Pros & Cons of various floor materials

My wife wants to replace the kitchen floor which is currently sheet vinyl directly over the concrete foundation. We built the house ten years ago. She is thinking tile, a good quality, not HD el-cheapo stuff. It seems to me that tile would be rather hard to stand / walk on for any length of time. I suggested wood. Her concern about that is that we have two dogs, about 40 pounds each, and she fears their toenails will dent and scratch it. Perhaps she has a point.
Also, we are going to replace the carpet in the den this year, and again we are thinking of wood, but her concern about the dogs applies there as well. I also have a concern about furniture denting it, and I really don't like to have to put rubber coasters under furniture legs. Also, does furniture have a tendency to slip / slide on a wood floor?
Another concern about wood is the care required. We really don't know what it entails.
I intend to go to a floor store and check out various materials but it is always mice to go in armed with as much information as possible, so I'd appreciate any experiences and advice you may have.
Thanks in advance, Bob
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I strongly feel that tile is the best choice for a kitchen over wood. The other good choice is vinyl, which are are changing from (I did, too, but I still think it's a perfectly good practical good-looking option.) I haven't found that the tile is too hard to stand on, and our kitchen gets a lot of traffic and use. Wood has concerns with upkeep, and isn't a good choice where water is. Since I got my floor tiled, I can better see the water droplets from rinsing, filling pots, etc., and it's amazing that there are quite a few. Even without spills, there is a lot of water exposure in the kitchen. Frankly, IMO wooden kitchen floors is a current fad, coming from a reluctance to have different floor materials on the currently fasionable open floor plans. Five years from now those sticks are going to be removed from a lot of kitchen floors, I predict.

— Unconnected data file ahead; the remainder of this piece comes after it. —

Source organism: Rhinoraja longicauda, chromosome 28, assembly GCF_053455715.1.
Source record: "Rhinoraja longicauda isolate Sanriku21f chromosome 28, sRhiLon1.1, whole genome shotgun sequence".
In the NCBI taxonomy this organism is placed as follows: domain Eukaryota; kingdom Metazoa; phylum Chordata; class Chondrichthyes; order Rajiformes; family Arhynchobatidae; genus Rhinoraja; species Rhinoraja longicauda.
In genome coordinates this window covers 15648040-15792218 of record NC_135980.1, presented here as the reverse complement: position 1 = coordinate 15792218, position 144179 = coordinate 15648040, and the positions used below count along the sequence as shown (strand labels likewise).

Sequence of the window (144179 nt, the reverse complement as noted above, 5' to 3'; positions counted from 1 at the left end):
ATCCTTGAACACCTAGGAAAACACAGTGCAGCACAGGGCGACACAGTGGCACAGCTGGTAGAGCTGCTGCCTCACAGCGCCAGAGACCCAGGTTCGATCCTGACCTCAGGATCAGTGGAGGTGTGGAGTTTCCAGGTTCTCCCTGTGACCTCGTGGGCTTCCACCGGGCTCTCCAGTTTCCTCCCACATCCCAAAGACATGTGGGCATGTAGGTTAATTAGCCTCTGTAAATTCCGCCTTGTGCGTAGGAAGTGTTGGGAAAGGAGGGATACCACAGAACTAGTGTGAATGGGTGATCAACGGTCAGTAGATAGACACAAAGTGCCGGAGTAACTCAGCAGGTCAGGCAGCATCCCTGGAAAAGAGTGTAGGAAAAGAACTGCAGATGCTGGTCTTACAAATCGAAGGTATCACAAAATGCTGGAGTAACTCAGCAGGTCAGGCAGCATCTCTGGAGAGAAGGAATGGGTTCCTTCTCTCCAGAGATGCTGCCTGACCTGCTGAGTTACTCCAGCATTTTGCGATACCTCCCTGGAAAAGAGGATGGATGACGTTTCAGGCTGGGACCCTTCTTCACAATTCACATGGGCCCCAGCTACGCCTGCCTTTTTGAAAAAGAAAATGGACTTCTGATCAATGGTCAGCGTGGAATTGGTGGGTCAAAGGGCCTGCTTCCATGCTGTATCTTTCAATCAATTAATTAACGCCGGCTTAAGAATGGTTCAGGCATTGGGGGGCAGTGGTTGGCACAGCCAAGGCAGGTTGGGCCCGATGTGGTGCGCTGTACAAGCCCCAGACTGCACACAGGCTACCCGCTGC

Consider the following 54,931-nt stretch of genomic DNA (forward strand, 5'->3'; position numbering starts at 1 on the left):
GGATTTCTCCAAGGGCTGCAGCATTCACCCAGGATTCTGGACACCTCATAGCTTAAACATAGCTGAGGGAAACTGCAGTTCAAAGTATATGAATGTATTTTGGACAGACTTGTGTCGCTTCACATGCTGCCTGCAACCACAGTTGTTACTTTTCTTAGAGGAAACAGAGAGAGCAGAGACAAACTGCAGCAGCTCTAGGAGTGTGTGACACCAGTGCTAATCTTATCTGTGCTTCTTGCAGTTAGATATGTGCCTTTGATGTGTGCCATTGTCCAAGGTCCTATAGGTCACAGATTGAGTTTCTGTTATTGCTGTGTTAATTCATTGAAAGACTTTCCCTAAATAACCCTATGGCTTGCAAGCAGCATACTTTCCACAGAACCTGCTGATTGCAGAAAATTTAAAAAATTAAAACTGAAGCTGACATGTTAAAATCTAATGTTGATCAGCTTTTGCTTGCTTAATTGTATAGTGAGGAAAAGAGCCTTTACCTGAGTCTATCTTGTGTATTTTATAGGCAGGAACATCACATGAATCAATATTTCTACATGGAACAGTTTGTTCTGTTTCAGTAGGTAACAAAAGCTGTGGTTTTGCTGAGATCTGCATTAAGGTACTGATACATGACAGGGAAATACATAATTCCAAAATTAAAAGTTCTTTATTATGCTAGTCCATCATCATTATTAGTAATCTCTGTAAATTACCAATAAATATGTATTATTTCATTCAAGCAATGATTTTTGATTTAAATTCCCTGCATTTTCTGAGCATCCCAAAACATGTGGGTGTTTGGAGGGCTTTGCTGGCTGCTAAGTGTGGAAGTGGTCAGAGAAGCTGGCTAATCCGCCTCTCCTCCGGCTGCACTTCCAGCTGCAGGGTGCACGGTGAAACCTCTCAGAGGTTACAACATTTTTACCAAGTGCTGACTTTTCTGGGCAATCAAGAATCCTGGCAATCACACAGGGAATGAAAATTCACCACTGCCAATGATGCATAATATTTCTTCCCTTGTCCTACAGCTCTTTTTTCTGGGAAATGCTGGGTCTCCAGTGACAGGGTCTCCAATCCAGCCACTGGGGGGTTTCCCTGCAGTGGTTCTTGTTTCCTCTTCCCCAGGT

The funny thing about this is that wood is harder on the feet than carpet - if you're concerned about the kitchen tile floor for this reason, then you'd want carpet in the den ;-)
In the den, carpet vs. wood is more of a personal taste and preference thing, each has advantages and disadvantages. You dislike coasters under furniture; I dislike area rugs. Dog nails may mar a wood floor, but may catch on carpet. Wood takes some care, carpet is harder to keep clean. No one I know of with a real wood floor (vs. something like Pergo) has had a problem with furniture slipping. Furniture is far more likely to dent rugs than wood (or is that what you meant?) I like the "warm" look, softness, and quiet of a berber carpet so that's what I'm getting, but that's a personal thing.
How about wood in the den and tile in the kitchen as a compromise? They look good together if you have any transition. Less to refinish if the dog nails do prove to be a problem.
Banty
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I like vinyl for kitchens. Tile can be a pain in the kitchen because of the grout. In my rentals I use commercial vinyl tile because of its durability, and the fact that you can replace a tile or two if it gets gouged for some reason. The down side is that you have to wax and buff a couple of times a year.
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wrote:

I agree with your wife about the dog scratches. A house across the street sold recently and the damage to the wood floor was evident. I got to visit during an open house. As soon as I walked into the front door I could seem the scratches.